“One piece of advice I would give future Luminaries is to celebrate your successes” – Meet Beedie Luminary, Elika Noorizadeh-Leilabadi. Learn more about Elika.
What program will you be taking in post-secondary and why does it interest you?
I currently go to the University of British Columbia and I’m in the faculty of arts. I plan on minoring in French and maybe majoring in International relations or political science. I decided to minor in French because learning a new language is a valuable skill in addition to it having been a large part of my academic life. I’ve been taking French since the 5th grade, and my goal is to become proficient in it by the end of university. I am working towards becoming a lawyer so I chose to pick a major that focuses on analysis, and extensive reading and writing in order for me to prepare for that career path.
Tell us a little bit about your background (growing up, going to school, extra-curricular activities, etc.).
I immigrated to Canada about 10 years ago. My family and I moved to North Vancouver, where I went to Queen Mary elementary school, and later Carson graham Secondary. I spent the first couple years of elementary school focusing on my English, but I became more involved in the community in high school. I was the president of the debate team, I was the head of communications in grad council, I volunteered at the Cheakamus centre for the outdoor school programme, I played for the rugby team and ran for the cross-country team. I was in free the children and model UN and I was in band and choir at some point too. Both my elementary and high school were IB so there was a focus on being a well-rounded citizen and I worked hard to embody that.
Who inspires you, and why?
Elle Woods from the movie “Legally Blonde” is a character that I look up to very much. Elle is one of the strongest female characters I’ve ever seen. She is confident and driven and hard working. She is constantly working on improving herself but she never sacrifices who she truly is in order to fit in. Elle inspires me because I’m often not taken seriously and, despite my best efforts, I let that affect how I view my own intelligence and self-worth. She also shows me that I can achieve anything I set my mind to as long as I am kind, work hard, and stay true to my personal strengths.
What motivates you, and why?
I have a vision of who I want to become, and I know that my life goals will not be fully realised unless I work hard. My parents worked very hard in order for me to have the privileges and opportunities that I have today and I can’t waste that.
What are your goals for the upcoming school year?
My goals for the upcoming school year are to do well on my courses and to be involved on campus. I plan on joining clubs that interest me, and staying physically active. I hope to make friends with some the hundreds of people that I will meet, and I hope that I will achieve a balance between my schoolwork and my social life.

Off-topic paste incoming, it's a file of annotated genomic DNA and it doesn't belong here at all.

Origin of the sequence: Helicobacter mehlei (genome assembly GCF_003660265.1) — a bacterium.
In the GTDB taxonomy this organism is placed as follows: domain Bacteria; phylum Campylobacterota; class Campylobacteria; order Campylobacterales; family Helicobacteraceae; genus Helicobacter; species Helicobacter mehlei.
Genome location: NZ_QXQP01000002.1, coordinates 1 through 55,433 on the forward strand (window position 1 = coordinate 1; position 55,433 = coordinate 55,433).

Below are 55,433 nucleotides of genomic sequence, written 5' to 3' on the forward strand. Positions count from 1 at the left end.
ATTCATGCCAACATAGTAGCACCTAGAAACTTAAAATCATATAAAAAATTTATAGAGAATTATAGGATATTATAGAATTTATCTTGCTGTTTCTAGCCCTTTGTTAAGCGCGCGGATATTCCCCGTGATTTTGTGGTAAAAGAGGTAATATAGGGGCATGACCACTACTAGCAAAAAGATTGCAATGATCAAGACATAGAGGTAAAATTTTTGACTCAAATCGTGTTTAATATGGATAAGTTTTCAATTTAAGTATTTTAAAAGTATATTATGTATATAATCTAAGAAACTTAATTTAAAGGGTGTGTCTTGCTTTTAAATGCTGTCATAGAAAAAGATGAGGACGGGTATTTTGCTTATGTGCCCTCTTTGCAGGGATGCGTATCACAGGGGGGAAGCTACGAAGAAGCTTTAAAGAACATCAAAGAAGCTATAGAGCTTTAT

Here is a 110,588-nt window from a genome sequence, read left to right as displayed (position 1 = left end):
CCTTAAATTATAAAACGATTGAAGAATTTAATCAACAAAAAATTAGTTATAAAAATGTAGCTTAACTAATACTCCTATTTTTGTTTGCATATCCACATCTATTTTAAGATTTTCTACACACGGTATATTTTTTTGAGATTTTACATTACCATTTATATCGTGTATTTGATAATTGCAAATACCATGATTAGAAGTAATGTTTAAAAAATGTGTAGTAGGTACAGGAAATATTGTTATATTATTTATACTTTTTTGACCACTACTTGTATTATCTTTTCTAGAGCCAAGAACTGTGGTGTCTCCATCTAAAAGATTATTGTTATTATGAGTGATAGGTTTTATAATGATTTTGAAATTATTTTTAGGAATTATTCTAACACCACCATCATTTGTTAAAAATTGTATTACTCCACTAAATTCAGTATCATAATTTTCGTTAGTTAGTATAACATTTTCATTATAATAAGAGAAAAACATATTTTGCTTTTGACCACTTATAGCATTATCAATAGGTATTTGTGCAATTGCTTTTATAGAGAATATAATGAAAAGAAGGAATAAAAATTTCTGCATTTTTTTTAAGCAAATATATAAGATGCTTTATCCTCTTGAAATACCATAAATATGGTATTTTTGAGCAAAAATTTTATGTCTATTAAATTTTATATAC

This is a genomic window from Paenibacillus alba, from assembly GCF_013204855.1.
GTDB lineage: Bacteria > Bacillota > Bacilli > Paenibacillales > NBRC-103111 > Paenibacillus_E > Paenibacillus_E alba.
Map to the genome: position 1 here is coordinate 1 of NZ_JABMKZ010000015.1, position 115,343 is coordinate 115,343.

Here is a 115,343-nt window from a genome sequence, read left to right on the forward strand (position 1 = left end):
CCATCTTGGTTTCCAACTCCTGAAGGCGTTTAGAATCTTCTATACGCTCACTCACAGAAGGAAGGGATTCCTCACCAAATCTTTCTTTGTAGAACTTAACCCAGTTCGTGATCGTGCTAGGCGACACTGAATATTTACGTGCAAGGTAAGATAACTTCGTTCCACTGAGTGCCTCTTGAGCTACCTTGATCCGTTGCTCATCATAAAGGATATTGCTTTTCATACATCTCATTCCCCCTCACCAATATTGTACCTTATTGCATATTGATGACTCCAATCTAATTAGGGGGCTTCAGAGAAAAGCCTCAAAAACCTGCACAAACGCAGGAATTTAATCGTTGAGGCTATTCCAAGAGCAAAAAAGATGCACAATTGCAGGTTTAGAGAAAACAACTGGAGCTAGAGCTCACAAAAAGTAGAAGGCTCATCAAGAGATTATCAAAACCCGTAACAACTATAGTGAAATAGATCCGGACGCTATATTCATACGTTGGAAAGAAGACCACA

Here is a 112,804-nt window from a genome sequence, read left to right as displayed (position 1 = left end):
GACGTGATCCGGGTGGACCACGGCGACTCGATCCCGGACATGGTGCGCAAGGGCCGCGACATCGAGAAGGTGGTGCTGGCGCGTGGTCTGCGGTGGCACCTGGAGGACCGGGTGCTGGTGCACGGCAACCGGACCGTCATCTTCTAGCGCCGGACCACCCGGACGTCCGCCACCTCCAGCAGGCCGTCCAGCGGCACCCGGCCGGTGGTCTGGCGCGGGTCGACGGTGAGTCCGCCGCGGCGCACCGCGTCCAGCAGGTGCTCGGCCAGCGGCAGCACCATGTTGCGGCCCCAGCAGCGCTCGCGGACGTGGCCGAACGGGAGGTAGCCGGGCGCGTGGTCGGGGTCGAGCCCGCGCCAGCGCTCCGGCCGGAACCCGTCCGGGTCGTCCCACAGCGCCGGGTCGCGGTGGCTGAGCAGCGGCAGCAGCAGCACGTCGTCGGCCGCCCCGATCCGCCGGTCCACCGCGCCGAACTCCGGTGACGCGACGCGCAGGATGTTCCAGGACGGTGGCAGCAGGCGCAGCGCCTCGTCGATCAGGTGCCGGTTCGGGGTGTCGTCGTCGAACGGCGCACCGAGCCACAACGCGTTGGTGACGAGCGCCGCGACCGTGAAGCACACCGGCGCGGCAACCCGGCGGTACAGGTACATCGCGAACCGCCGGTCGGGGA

What is one thing you learned in high school that you will take with you to post-secondary?
The one key thing I learned in high school is to always take a second to react. I am a very emotional person so whenever there were hiccups along the way or moments that caused me to be angry or really happy, I would react accordingly and follow my first instincts. But when I began counselling for Outdoor school, I realized that a being a good leader is more about taking careful consideration before every action, and handling situations calmly. Being composed is more effective than raising my voice and getting upset easily. I realized that at the end of the day being frustrated because of the actions of others and stressing about every minor detail would only bother me. Applying that logic to everyday life made me happier and more put together.
What is one piece of advice you would give to future Luminaries?
One piece of advice I would give future Luminaries is to celebrate your successes. I had a very hard time believing that I deserved my achievements. I saw so many of my peers, many smarter than me, or more athletic than me, or better than me in other ways, not get into their top schools or receive any scholarships. That made me wonder if I really deserved any of my accomplishments since I thought that I was not as capable as them. So, when I received the Beedie Luminaries scholarship I didn’t tell many people about it, just my close friends. Maybe this was just my high school, but there was always this sense of intense competition for every scholarship or award or good grade, and that did motivate me to work harder but also dissolved any sense of community. So, surround yourself with people that don’t see your accomplishments as a threat to their success, and be proud of every achievement. Because the accomplishments achieved through hard work are not handouts. Instead they are proof that hard work does pay offBack To Top